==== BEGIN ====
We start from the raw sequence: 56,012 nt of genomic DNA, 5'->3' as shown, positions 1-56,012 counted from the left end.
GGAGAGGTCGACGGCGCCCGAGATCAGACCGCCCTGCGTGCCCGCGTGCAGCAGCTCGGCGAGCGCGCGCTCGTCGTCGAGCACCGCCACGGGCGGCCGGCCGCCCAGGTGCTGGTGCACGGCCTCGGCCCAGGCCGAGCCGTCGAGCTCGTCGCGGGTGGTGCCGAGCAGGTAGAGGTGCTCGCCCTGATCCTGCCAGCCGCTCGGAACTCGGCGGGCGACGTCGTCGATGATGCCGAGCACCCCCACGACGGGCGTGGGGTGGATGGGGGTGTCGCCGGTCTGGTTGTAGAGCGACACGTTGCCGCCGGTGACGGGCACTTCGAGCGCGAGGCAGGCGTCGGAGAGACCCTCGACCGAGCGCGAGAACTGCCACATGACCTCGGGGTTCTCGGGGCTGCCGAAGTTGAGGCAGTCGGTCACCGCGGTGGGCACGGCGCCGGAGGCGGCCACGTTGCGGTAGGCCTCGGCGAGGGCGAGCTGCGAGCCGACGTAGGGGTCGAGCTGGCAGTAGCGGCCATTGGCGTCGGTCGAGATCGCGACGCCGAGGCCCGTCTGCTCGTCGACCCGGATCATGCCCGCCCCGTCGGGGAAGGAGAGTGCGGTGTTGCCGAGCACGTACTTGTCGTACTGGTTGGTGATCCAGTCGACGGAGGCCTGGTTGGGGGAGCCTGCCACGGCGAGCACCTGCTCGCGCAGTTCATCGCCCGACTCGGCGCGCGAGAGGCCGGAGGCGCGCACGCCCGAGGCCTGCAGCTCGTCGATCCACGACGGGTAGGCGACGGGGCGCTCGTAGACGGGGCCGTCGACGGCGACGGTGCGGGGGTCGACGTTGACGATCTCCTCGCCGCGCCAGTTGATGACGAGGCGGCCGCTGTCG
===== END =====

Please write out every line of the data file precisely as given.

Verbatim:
We start from the raw sequence: 56,012 nt of genomic DNA, 5'->3' as shown, positions 1-56,012 counted from the left end.
GGAGAGGTCGACGGCGCCCGAGATCAGACCGCCCTGCGTGCCCGCGTGCAGCAGCTCGGCGAGCGCGCGCTCGTCGTCGAGCACCGCCACGGGCGGCCGGCCGCCCAGGTGCTGGTGCACGGCCTCGGCCCAGGCCGAGCCGTCGAGCTCGTCGCGGGTGGTGCCGAGCAGGTAGAGGTGCTCGCCCTGATCCTGCCAGCCGCTCGGAACTCGGCGGGCGACGTCGTCGATGATGCCGAGCACCCCCACGACGGGCGTGGGGTGGATGGGGGTGTCGCCGGTCTGGTTGTAGAGCGACACGTTGCCGCCGGTGACGGGCACTTCGAGCGCGAGGCAGGCGTCGGAGAGACCCTCGACCGAGCGCGAGAACTGCCACATGACCTCGGGGTTCTCGGGGCTGCCGAAGTTGAGGCAGTCGGTCACCGCGGTGGGCACGGCGCCGGAGGCGGCCACGTTGCGGTAGGCCTCGGCGAGGGCGAGCTGCGAGCCGACGTAGGGGTCGAGCTGGCAGTAGCGGCCATTGGCGTCGGTCGAGATCGCGACGCCGAGGCCCGTCTGCTCGTCGACCCGGATCATGCCCGCCCCGTCGGGGAAGGAGAGTGCGGTGTTGCCGAGCACGTACTTGTCGTACTGGTTGGTGATCCAGTCGACGGAGGCCTGGTTGGGGGAGCCTGCCACGGCGAGCACCTGCTCGCGCAGTTCATCGCCCGACTCGGCGCGCGAGAGGCCGGAGGCGCGCACGCCCGAGGCCTGCAGCTCGTCGATCCACGACGGGTAGGCGACGGGGCGCTCGTAGACGGGGCCGTCGACGGCGACGGTGCGGGGGTCGACGTTGACGATCTCCTCGCCGCGCCAGTTGATGACGAGGCGGCCGCTGTCG